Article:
THE big surprise in the list of 16 nominations for the 14 seats on Lyme Regis Town Council, for the May 2 election, is that it doesn’t include the name of Owen Lovell.
Colleagues expected the veteran councillor to put his name forward one more time after sitting on the council for more than 30 years, including two stints as mayor.
Only Stan Williams, the father of the council, has served longer and, at the age of 83, he has put himself forward again to extend his long and controversial career in local government.
Mr Lovell, a former Lyme policeman, was also a long-serving West Dorset district councillor and rose to the heights of chairman of the planning committee.
Mr Lovell and his wife Christine have been enjoying a three-month-long world cruise but his close colleagues thought he was intending to put his name forward again.
It is rumoured that Mr Lovell took out papers before he left for his holiday but there was a problem with the paperwork and it was not possible to contact him as he was in Vietnam.
It is known that he was recently angered having been named as one of three councillors who allegedly breached the Equalities Act by comments made in a discussion of the proposed pedestrian crossing for Broad Street and not having had the chance to defend himself. The other two councillors named were Brian Larcombe and Jeff Scowen. Their names were redacted from a council report but named in the public forum by crossing campaigner Lizzie Wiscombe.
Had Mr Lovell been in two minds about standing, I’m sure the crossing controversy would have persuaded him to stand again so he could have defended his position in the council chamber. That opportunity has now been denied to him.
Owen has given this town good service, not only as a town and district councillor but also as a fireman and a leading light in a number of charities over the years, especially the old folks’ Christmas dinner fund, which he has headed for several years.
Owen and Chris were very popular First Citizens and his knowledge of council affairs will be greatly missed.
There will be a deep sigh of relief that there will be an election in Lyme with the last two councils being returned without an election.
The 16 nominations includes two young people, 20 year-old Leon Howe, son of former town councillor Rikey Austin, who is standing as a Labour candidate for the Lyme Regis and Charmouth ward on the new Dorset Council, and her fossil-hunting husband Paddy Howe.
The other youngster is 19 year-old Kelsey Ellis, youngest daughter of the current mayor, Councillor Michaela Ellis, and her consort husband Alan. If Kelsey is elected and follows in her mother’s footsteps, she could relieve me of the somewhat dubious distinction I still hold of being the youngest mayor of Lyme.
I do hope that both these youngsters get a chance to serve and, if successful at the polls, they will be treated better than Lucy Campbell was when she was first elected in her early twenties.
Being a town councillor is not an easy job and the Lyme council has gone through two difficult cycles, eight years during which factions of the council have struggled to find a real consensus on too many important issues in the town, which I believe has affected the morale of staff greatly. But that should not prevent us from thanking them for their service in difficult circumstances.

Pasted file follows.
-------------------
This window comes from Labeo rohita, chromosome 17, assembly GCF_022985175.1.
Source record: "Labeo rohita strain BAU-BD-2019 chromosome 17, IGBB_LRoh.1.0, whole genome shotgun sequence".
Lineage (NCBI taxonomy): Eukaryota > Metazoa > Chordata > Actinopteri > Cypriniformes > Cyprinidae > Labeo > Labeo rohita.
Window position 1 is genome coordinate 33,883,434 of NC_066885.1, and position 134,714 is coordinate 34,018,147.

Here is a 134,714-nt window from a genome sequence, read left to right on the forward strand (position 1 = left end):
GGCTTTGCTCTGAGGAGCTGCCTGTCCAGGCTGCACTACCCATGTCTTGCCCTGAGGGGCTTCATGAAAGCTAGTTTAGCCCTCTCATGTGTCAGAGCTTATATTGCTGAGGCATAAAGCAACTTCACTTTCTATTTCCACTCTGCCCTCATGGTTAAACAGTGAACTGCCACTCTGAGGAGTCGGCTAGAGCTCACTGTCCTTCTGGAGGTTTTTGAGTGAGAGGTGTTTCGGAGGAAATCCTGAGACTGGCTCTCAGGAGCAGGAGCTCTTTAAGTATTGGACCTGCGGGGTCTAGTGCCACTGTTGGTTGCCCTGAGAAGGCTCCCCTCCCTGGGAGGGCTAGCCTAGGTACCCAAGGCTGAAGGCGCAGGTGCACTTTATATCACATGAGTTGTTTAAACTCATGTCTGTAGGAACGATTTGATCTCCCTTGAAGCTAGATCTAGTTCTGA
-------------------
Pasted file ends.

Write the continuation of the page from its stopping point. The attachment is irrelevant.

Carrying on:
The number one priority for the newly elected councillors, in my view, is to heal any wounds that continue to fester in the Guildhall, and there are many, and instil a passion for Lyme into the staff so they are proud of the town they serve.
With the new unitary authority already operating out of Dorchester, this is an important time for Lyme Regis especially because of our geographical position on the very western outskirts of the new council area. It is essential we establish a good working relationship with the new authority.
Unlike Lyme Regis, other nearby authorities will not be going to the polls, however. In Charmouth, a friendly council if ever there was one, there are only seven nominations for 12 seats and in Axminster things are even more apathetic with only seven candidates for 15 places.
Some may argue that people have not put themselves forward for election because they are happy with how their local elected representatives behave. I’m not sure I go for that one. There’s a general apathy towards local government these days and given the arrogance and manner in which some councillors have acted over the years, that does not surprise me at all.
I was astounded to read that in Dorset there are actually 20 parishes where no nominations at all have been received.
Wartime window news
I LOVE old newspapers. Well, as an old newspaperman, I would, wouldn’t I? So I was particularly fascinated by copies of some iconic wartime front pages that have been plastered over the window of the former Lucy-Ann shop at the bottom of Broad Street, which I understand is about to be transformed into a coffee shop called Audrey’s.
Some of these papers are quite rare and I would love to know where the new owner, Charles Canham (pictured above) got them. Were they found inside the building, I wonder?
My efforts to track Mr Canham down have failed so far but I hope to be able to talk to him soon.
One of the most fascinating front pages is the Sunday Express June 9 1946 issue which records that of the 11 million people who crowded into London for the Victory parade, only 127 were injured, and most of them fainted.